WASHINGTON — Several Democratic members of Congress introduced a bill on Monday that would ban Saudi Crown Prince Mohammed bin Salman from entering the United States, in the wake of the Biden administration's response to a report by U.S. intelligence on his involvement in the murder of journalist Jamal Khashoggi.
Reps. Tom Malinowski, James McGovern and Andy Kim introduced the “Saudi Arabia Accountability for Gross Violations of Human Rights Act," which would also require the Biden administration to certify that Saudi Arabia is no longer harassing or intimidating people in the U.S. as a precondition for further arms sales.
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The bill comes following the release of the unclassified report by the Office of the Director of National Intelligence which assessed that the crown prince had approved a Saudi operation to capture or kill Washington Post columnist Jamal Khashoggi, who had become increasingly critical of the kingdom over the years, when he visited the Saudi Consulate in Istanbul in October 2018. Khashoggi’s body was never recovered and details of the gruesome murder were widely circulated around the world.
Several Democrats cautioned that the Biden administration’s punishments were not sufficiently robust, and that they let Crown Prince Mohammed off the hook for his involvement in the murder.
“I applaud the Biden Administration for naming MBS as Khashoggi’s killer, but it undercuts our message to Saudi Arabia if we accuse him of the crime and then do nothing to hold him accountable,” Malinowski, a close friend of U.S. Secretary of State Antony Blinken, said in a press release. “The law is clear that the secretary of state must apply a visa ban on persons he knows are linked to gross human rights abuses — exactly what the Khashoggi report lays out. Our bill makes this doubly clear, and reminds the world that in America, no one, whether a president or a prince, is above the law,” the New Jersey lawmaker added.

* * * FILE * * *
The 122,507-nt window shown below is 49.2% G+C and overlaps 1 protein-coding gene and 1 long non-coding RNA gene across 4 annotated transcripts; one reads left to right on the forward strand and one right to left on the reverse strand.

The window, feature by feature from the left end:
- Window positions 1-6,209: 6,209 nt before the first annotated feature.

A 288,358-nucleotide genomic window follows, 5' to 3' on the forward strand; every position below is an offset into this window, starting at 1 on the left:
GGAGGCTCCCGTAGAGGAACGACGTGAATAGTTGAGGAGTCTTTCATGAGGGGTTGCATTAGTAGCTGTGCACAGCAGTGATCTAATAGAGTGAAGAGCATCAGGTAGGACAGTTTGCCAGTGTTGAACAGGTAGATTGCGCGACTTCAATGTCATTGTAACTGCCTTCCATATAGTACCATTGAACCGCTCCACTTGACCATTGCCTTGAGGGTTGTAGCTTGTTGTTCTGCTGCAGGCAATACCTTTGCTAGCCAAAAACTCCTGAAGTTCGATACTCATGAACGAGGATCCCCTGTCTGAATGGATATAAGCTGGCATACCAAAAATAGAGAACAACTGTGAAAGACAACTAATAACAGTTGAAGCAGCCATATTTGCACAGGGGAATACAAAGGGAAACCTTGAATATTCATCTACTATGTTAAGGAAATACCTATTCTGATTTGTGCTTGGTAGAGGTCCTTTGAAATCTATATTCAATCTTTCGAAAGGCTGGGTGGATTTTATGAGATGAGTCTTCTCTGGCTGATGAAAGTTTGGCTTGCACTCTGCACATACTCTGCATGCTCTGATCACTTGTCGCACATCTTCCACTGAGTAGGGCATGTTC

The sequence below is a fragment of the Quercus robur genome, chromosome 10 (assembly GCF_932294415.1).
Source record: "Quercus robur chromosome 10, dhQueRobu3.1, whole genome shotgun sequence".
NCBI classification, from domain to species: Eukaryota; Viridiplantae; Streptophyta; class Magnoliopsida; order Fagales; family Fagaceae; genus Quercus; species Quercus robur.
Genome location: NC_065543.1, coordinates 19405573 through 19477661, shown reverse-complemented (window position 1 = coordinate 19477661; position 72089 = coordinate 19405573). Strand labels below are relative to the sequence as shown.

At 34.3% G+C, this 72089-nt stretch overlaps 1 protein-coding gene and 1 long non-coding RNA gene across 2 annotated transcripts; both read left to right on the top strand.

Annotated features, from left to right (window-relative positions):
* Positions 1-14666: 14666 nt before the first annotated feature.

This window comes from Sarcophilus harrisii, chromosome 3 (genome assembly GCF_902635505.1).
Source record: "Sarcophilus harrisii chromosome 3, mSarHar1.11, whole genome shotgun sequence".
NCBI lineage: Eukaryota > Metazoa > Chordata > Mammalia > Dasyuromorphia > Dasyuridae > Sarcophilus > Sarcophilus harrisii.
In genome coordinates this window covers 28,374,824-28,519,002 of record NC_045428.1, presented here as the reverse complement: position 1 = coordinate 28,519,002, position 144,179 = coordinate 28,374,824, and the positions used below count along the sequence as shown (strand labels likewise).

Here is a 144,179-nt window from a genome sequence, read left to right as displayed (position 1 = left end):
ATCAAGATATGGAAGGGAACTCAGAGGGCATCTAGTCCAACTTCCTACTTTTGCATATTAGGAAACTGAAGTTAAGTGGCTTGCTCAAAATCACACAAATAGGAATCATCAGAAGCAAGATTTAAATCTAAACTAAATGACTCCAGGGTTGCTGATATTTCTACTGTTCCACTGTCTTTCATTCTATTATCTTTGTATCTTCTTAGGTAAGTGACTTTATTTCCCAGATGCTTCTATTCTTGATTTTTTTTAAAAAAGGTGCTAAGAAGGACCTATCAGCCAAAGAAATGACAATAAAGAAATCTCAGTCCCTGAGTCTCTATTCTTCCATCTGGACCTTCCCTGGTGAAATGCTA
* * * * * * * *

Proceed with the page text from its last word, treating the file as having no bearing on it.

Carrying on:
“There must be consequences for the murder of Jamal Khashoggi. Such a heinous crime must not be met with impunity. This legislation is an important first step in ensuring that those responsible are named and held accountable,” McGovern, a lawmaker from Massachusetts who has been one of Congress’ more vocal critics of the Saudi regime, said. “I believe more can and should be done, including ending U.S. arms sales and security aid to the Saudi government. I look forward to working with Representative Malinowski to swiftly advance this important bill," he added.
“This bill sends a clear and necessary signal to the crown prince that his responsibility for the murder of Jamal Khashoggi won’t be without consequences. These actions demand accountability. If our government fails to act, we send a message to our allies and our enemies that America’s values and interests can be ignored and trampled,” added Kim, also from New Jersey.
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White House Press Secretary Jen Psaki on Monday defended the decision not to impose sanctions on the crown prince himself, arguing that targeting “the network responsible for these actions is the best way to prevent a crime like this from ever happening again.”
She added that the U.S. does not sanction leaders of foreign governments with which it has diplomatic ties, though the administration reserved the right to take any action it deems necessary in the future.
State Department spokesperson Ned Price added that "we are not in a position to detail the names of those who are subject to the 'Khashoggi ban' or other potential remedial measures, nor will we be able to preview those who may be added in the future."